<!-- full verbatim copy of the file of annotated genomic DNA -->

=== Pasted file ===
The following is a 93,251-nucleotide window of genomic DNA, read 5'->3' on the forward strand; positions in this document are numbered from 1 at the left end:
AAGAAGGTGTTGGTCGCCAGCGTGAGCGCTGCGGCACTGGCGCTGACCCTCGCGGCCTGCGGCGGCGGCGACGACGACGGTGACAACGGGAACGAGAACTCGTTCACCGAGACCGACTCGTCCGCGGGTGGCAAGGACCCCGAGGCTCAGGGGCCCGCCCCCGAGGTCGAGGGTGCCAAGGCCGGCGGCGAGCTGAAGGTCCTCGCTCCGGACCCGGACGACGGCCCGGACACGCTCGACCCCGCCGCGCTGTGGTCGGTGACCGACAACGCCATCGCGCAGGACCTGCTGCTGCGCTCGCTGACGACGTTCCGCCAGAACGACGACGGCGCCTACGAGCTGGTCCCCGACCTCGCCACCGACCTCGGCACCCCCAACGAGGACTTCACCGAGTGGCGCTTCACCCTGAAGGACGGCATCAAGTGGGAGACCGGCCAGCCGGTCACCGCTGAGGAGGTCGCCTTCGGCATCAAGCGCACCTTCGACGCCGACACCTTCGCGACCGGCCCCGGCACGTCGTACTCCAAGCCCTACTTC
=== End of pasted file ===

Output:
The following is a 93,251-nucleotide window of genomic DNA, read 5'->3' on the forward strand; positions in this document are numbered from 1 at the left end:
AAGAAGGTGTTGGTCGCCAGCGTGAGCGCTGCGGCACTGGCGCTGACCCTCGCGGCCTGCGGCGGCGGCGACGACGACGGTGACAACGGGAACGAGAACTCGTTCACCGAGACCGACTCGTCCGCGGGTGGCAAGGACCCCGAGGCTCAGGGGCCCGCCCCCGAGGTCGAGGGTGCCAAGGCCGGCGGCGAGCTGAAGGTCCTCGCTCCGGACCCGGACGACGGCCCGGACACGCTCGACCCCGCCGCGCTGTGGTCGGTGACCGACAACGCCATCGCGCAGGACCTGCTGCTGCGCTCGCTGACGACGTTCCGCCAGAACGACGACGGCGCCTACGAGCTGGTCCCCGACCTCGCCACCGACCTCGGCACCCCCAACGAGGACTTCACCGAGTGGCGCTTCACCCTGAAGGACGGCATCAAGTGGGAGACCGGCCAGCCGGTCACCGCTGAGGAGGTCGCCTTCGGCATCAAGCGCACCTTCGACGCCGACACCTTCGCGACCGGCCCCGGCACGTCGTACTCCAAGCCCTACTTC